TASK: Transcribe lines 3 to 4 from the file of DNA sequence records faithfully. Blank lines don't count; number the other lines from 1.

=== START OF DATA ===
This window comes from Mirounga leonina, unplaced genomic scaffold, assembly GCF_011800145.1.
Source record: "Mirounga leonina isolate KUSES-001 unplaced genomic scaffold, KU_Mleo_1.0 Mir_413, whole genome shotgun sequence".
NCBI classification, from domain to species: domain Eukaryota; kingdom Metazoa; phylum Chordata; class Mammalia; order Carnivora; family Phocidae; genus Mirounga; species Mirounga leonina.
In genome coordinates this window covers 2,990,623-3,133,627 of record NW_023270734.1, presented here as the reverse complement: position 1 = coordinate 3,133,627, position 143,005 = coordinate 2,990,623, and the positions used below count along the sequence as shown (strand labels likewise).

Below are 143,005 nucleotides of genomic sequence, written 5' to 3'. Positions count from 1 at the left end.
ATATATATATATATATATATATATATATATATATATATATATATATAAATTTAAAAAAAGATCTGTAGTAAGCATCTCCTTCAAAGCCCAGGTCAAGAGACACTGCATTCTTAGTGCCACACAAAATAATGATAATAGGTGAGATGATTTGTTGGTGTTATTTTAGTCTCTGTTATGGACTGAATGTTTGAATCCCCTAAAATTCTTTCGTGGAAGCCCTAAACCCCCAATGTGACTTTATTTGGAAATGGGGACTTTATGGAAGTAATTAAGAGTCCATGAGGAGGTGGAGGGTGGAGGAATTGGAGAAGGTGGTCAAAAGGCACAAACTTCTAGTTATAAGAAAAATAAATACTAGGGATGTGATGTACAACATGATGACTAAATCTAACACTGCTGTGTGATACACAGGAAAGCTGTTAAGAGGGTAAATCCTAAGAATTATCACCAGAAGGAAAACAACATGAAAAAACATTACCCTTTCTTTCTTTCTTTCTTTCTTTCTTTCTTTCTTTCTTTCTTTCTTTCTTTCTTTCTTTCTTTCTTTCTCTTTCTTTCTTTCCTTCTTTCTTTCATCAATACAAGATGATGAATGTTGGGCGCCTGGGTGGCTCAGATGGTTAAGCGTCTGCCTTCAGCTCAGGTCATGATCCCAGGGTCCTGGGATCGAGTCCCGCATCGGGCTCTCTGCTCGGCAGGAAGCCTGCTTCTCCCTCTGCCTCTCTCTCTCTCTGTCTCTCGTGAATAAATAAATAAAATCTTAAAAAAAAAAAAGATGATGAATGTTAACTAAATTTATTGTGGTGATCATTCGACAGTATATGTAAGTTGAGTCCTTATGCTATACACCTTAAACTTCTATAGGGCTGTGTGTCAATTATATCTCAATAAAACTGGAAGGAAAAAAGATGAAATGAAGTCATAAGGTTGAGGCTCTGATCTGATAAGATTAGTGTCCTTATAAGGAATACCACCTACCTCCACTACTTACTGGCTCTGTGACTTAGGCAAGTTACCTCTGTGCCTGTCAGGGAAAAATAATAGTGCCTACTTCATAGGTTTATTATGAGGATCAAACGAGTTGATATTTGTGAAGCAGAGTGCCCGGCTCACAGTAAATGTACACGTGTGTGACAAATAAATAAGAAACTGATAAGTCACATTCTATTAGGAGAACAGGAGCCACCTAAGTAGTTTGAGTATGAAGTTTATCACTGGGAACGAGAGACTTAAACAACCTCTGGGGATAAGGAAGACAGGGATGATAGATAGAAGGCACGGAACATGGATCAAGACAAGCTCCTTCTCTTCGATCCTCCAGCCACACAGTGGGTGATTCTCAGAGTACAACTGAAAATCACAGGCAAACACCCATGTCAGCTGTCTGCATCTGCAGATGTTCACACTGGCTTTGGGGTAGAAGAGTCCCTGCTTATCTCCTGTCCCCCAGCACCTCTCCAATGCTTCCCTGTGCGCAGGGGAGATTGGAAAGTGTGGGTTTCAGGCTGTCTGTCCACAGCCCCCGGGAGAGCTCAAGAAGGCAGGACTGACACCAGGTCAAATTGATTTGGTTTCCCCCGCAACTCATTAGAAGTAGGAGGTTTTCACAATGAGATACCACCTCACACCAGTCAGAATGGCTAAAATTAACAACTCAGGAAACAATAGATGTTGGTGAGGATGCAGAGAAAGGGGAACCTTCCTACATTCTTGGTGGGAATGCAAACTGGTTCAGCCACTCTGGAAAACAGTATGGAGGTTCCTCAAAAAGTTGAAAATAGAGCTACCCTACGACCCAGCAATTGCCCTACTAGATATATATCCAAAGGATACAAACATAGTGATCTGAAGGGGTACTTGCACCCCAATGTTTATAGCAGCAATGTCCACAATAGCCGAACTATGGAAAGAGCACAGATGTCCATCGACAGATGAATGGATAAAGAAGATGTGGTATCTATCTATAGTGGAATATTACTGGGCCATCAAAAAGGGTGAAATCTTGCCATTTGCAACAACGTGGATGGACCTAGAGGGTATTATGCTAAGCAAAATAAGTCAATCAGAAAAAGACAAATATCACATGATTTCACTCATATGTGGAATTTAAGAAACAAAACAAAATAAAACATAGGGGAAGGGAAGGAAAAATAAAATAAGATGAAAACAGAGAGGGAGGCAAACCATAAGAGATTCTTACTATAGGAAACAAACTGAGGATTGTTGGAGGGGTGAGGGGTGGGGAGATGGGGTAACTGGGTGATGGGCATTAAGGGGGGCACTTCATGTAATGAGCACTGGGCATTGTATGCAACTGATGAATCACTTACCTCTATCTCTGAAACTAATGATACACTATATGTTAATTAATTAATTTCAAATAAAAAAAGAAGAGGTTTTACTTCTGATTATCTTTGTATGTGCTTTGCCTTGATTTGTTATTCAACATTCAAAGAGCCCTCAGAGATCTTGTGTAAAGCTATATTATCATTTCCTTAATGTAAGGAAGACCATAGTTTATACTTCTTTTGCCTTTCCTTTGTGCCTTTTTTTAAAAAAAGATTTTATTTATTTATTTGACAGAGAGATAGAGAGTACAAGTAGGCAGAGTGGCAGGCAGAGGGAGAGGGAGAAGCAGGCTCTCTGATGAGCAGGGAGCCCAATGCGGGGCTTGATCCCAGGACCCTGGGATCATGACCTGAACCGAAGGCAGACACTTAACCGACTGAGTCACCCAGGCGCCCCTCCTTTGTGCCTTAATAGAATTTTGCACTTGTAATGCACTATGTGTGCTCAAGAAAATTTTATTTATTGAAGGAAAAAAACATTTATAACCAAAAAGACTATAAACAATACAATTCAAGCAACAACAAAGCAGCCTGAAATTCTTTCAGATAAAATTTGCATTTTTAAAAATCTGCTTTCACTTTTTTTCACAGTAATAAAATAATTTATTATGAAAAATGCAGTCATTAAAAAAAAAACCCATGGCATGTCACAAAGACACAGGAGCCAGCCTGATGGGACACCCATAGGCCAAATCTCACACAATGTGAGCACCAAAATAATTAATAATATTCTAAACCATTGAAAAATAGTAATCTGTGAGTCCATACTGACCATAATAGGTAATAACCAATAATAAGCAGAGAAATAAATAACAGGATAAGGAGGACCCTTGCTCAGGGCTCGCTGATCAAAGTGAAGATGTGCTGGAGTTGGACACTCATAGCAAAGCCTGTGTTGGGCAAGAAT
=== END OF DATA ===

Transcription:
NCBI classification, from domain to species: domain Eukaryota; kingdom Metazoa; phylum Chordata; class Mammalia; order Carnivora; family Phocidae; genus Mirounga; species Mirounga leonina.
In genome coordinates this window covers 2,990,623-3,133,627 of record NW_023270734.1, presented here as the reverse complement: position 1 = coordinate 3,133,627, position 143,005 = coordinate 2,990,623, and the positions used below count along the sequence as shown (strand labels likewise).